Govt must intervene in veg price rise
After the initial shock of the dramatic rise in onion prices, a couple of months ago, it does not come as a jolt to hear of vegetables costing between Rs 40-50 per kg
After the initial shock of the dramatic rise in onion prices, a couple of months ago, it does not come as a jolt to hear of vegetables costing between Rs 40-50 per kg. Tomatoes also saw an increase in their rates but then came down to Rs 45, which even seems reasonable to us, inured as we are to paying through the nose.
But we should not have to put up with it. As the “common man” played by Naseeruddin Shah in the film A Wednesday says, “We become used to things very quickly.” We assimilate changes, work our lives around them, and soon, the changed scenario is the norm.
Be it a revised fare schedule, a changed bus route or amended timings. Mumbai citizens are a battle-hardened breed and take most things in their stride.
But why should it be so? We are talking about things like onions, potatoes, tomatoes and now garlic — not luxury food items. These are staples of the Indian diet and deserve to be priced within reasonable bounds. Fruits are already in the ‘luxury’ category for many. We should not allow tomatoes and potatoes to follow suit.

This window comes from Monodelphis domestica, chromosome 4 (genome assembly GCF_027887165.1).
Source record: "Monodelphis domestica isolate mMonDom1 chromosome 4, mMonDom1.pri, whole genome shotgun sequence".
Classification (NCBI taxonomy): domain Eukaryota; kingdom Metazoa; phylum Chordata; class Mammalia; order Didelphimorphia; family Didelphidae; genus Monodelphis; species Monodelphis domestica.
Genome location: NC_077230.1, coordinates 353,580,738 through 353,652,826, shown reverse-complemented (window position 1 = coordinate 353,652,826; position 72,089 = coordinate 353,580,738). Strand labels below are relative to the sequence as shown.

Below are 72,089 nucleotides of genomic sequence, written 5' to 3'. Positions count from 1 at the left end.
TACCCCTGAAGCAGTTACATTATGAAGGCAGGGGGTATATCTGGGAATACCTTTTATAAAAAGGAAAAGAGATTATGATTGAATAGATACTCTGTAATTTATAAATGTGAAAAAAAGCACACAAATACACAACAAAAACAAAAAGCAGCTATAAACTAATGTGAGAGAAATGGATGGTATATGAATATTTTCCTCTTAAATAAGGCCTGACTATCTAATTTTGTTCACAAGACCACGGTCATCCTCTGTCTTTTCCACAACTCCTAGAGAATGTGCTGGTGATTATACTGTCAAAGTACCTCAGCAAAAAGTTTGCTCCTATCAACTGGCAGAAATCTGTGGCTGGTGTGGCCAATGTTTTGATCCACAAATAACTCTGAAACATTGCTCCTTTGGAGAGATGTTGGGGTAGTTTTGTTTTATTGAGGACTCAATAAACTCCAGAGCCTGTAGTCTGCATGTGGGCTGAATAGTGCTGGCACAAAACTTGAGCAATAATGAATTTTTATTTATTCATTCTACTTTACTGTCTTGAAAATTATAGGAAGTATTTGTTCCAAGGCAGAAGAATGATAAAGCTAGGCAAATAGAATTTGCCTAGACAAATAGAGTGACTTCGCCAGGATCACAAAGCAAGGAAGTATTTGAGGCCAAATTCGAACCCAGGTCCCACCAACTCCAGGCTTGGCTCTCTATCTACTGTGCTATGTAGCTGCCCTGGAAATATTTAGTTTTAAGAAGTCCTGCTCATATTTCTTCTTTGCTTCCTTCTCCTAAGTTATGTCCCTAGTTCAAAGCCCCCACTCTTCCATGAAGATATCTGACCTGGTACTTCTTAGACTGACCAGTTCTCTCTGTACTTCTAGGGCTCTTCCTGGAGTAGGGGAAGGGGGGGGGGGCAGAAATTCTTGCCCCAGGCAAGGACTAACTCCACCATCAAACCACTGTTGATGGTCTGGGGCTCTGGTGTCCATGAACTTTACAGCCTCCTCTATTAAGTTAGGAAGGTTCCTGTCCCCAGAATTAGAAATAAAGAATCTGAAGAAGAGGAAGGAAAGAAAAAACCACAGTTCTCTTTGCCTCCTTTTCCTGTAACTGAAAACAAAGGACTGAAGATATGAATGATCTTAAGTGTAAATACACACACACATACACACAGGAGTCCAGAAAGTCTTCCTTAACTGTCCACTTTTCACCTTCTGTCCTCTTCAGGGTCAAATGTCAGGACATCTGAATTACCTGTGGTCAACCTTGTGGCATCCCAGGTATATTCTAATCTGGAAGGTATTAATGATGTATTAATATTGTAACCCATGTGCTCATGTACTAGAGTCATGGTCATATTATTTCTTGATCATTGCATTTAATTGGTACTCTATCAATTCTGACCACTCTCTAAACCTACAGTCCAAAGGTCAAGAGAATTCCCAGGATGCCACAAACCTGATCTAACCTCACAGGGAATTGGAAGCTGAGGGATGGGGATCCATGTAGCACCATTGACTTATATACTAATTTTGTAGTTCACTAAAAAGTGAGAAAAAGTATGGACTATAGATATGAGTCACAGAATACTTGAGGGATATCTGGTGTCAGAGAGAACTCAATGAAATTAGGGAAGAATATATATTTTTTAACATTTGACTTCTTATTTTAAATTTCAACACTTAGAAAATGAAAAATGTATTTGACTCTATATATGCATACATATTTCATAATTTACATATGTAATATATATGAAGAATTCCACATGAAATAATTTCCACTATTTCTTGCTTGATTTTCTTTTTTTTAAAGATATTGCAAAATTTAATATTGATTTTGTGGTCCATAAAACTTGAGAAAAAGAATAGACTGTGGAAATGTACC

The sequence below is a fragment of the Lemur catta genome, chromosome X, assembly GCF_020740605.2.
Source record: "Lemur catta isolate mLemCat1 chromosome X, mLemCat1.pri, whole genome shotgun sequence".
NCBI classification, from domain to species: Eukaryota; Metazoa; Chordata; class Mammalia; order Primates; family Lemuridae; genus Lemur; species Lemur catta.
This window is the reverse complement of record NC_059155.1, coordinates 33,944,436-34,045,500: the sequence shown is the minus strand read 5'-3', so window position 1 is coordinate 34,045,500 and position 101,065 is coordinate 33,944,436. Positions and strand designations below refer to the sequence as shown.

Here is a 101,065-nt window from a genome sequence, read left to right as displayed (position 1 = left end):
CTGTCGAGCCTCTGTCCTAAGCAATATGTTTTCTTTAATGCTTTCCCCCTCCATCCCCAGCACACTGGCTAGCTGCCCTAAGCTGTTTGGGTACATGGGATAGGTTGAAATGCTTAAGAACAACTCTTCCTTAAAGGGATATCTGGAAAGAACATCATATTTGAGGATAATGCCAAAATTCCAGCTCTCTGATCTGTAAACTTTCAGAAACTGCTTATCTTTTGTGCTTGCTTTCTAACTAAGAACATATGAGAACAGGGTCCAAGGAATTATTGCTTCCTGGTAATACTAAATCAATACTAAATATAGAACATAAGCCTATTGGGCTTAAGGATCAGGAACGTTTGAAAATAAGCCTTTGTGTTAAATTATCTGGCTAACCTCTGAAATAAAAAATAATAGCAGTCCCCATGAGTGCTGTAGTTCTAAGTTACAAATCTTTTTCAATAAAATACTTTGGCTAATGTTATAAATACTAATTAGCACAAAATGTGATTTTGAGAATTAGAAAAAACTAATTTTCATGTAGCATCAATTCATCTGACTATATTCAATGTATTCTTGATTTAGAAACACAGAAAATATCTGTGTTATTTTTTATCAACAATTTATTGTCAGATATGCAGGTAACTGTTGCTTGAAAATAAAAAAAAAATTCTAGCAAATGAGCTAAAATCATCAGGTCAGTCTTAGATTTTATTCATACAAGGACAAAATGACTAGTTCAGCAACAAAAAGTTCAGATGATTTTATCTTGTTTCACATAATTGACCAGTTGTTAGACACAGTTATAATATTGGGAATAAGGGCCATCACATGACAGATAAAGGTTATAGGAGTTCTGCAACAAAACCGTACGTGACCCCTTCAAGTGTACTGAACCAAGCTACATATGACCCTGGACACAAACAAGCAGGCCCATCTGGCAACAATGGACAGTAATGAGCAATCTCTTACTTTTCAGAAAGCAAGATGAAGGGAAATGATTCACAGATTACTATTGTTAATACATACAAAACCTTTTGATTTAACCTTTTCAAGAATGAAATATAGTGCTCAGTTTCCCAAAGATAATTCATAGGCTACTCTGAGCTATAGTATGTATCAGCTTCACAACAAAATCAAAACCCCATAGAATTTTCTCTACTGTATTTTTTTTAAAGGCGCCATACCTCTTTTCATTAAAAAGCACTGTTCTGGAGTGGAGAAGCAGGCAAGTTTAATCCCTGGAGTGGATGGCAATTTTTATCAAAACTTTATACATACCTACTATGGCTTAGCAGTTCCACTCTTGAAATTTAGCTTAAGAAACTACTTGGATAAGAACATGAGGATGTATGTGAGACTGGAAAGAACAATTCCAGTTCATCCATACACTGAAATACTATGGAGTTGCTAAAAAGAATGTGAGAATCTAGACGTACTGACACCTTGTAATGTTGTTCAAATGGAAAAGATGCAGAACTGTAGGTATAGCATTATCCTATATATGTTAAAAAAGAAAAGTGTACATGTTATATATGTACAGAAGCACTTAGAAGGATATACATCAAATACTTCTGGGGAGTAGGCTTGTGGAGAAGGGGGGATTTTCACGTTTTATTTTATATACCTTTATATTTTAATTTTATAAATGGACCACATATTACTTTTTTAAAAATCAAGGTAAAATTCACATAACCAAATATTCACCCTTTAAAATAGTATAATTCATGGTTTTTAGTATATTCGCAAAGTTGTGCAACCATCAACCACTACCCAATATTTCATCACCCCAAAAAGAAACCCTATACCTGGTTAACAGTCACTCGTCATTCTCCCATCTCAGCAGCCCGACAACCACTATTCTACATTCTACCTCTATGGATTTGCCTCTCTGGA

It is not only fluctuating weather and crop problems that lead to high prices — hoarding and profiteering by middlemen also contribute to raiding the consumer’s wallet. Farmers are not the ones raking it in.
The price of a commodity is not some autonomous entity that changes arbitrarily and is not open to influence. It is very much controlled by agencies, but there is no reason why this control cannot be supervised.
Surely, the government is not going to stand by and watch while everything costs more and more, and eventually, even a balanced diet is out of the average citizen’s reach?
The move to sell vegetables at affordable prices in government-run outlets was successful, but lacked reach. It needs to be a sustained, long-term and broadened initiative if it has to make any difference to the general market.
Daily life is difficult enough in our megapolis. Of the classic three basics — roti, kapda and makaan — housing is already through the roof, clothes are not cheap; at least, let us ensure that food is not priced out of our reach.
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